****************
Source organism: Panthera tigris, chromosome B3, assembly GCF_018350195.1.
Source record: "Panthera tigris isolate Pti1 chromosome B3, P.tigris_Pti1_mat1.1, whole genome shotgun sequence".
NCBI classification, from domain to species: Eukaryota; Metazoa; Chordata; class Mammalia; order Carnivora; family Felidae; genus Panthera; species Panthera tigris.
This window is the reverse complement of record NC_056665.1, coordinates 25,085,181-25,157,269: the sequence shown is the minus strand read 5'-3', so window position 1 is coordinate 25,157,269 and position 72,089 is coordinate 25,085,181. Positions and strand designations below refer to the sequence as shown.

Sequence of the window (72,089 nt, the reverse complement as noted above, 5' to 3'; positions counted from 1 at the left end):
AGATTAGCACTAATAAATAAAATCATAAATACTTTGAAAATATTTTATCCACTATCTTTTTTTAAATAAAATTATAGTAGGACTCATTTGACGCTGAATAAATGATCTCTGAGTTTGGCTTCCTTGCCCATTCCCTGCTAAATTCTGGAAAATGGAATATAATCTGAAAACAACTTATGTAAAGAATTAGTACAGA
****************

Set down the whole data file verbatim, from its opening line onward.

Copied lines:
Source organism: Panthera tigris, chromosome B3, assembly GCF_018350195.1.
Source record: "Panthera tigris isolate Pti1 chromosome B3, P.tigris_Pti1_mat1.1, whole genome shotgun sequence".
NCBI classification, from domain to species: Eukaryota; Metazoa; Chordata; class Mammalia; order Carnivora; family Felidae; genus Panthera; species Panthera tigris.
This window is the reverse complement of record NC_056665.1, coordinates 25,085,181-25,157,269: the sequence shown is the minus strand read 5'-3', so window position 1 is coordinate 25,157,269 and position 72,089 is coordinate 25,085,181. Positions and strand designations below refer to the sequence as shown.

Sequence of the window (72,089 nt, the reverse complement as noted above, 5' to 3'; positions counted from 1 at the left end):
AGATTAGCACTAATAAATAAAATCATAAATACTTTGAAAATATTTTATCCACTATCTTTTTTTAAATAAAATTATAGTAGGACTCATTTGACGCTGAATAAATGATCTCTGAGTTTGGCTTCCTTGCCCATTCCCTGCTAAATTCTGGAAAATGGAATATAATCTGAAAACAACTTATGTAAAGAATTAGTACAGA